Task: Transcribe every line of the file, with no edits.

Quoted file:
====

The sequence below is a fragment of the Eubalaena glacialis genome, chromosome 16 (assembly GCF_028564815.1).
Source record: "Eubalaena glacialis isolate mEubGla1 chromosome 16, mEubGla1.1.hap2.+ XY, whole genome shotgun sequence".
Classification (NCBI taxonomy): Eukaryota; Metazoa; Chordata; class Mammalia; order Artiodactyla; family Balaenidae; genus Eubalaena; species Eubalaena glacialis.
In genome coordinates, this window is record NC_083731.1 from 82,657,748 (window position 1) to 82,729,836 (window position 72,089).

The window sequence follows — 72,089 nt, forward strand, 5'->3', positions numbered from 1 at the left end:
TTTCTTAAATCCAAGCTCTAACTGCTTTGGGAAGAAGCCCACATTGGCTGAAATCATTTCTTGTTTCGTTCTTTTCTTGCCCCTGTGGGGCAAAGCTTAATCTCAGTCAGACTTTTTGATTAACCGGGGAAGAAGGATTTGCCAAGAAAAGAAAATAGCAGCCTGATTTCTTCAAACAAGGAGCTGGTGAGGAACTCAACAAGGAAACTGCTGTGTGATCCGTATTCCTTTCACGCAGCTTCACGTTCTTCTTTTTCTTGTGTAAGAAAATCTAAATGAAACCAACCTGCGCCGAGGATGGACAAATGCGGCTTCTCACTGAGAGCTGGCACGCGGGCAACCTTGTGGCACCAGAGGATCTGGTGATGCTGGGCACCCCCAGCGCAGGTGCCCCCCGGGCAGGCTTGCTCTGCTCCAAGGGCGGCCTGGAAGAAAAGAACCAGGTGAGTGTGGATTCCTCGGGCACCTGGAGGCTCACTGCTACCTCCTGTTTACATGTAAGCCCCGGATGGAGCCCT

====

The sequence below is a fragment of the Eubalaena glacialis genome, chromosome 16 (assembly GCF_028564815.1).
Source record: "Eubalaena glacialis isolate mEubGla1 chromosome 16, mEubGla1.1.hap2.+ XY, whole genome shotgun sequence".
Classification (NCBI taxonomy): Eukaryota; Metazoa; Chordata; class Mammalia; order Artiodactyla; family Balaenidae; genus Eubalaena; species Eubalaena glacialis.
In genome coordinates, this window is record NC_083731.1 from 82,657,748 (window position 1) to 82,729,836 (window position 72,089).

The window sequence follows — 72,089 nt, forward strand, 5'->3', positions numbered from 1 at the left end:
TTTCTTAAATCCAAGCTCTAACTGCTTTGGGAAGAAGCCCACATTGGCTGAAATCATTTCTTGTTTCGTTCTTTTCTTGCCCCTGTGGGGCAAAGCTTAATCTCAGTCAGACTTTTTGATTAACCGGGGAAGAAGGATTTGCCAAGAAAAGAAAATAGCAGCCTGATTTCTTCAAACAAGGAGCTGGTGAGGAACTCAACAAGGAAACTGCTGTGTGATCCGTATTCCTTTCACGCAGCTTCACGTTCTTCTTTTTCTTGTGTAAGAAAATCTAAATGAAACCAACCTGCGCCGAGGATGGACAAATGCGGCTTCTCACTGAGAGCTGGCACGCGGGCAACCTTGTGGCACCAGAGGATCTGGTGATGCTGGGCACCCCCAGCGCAGGTGCCCCCCGGGCAGGCTTGCTCTGCTCCAAGGGCGGCCTGGAAGAAAAGAACCAGGTGAGTGTGGATTCCTCGGGCACCTGGAGGCTCACTGCTACCTCCTGTTTACATGTAAGCCCCGGATGGAGCCCT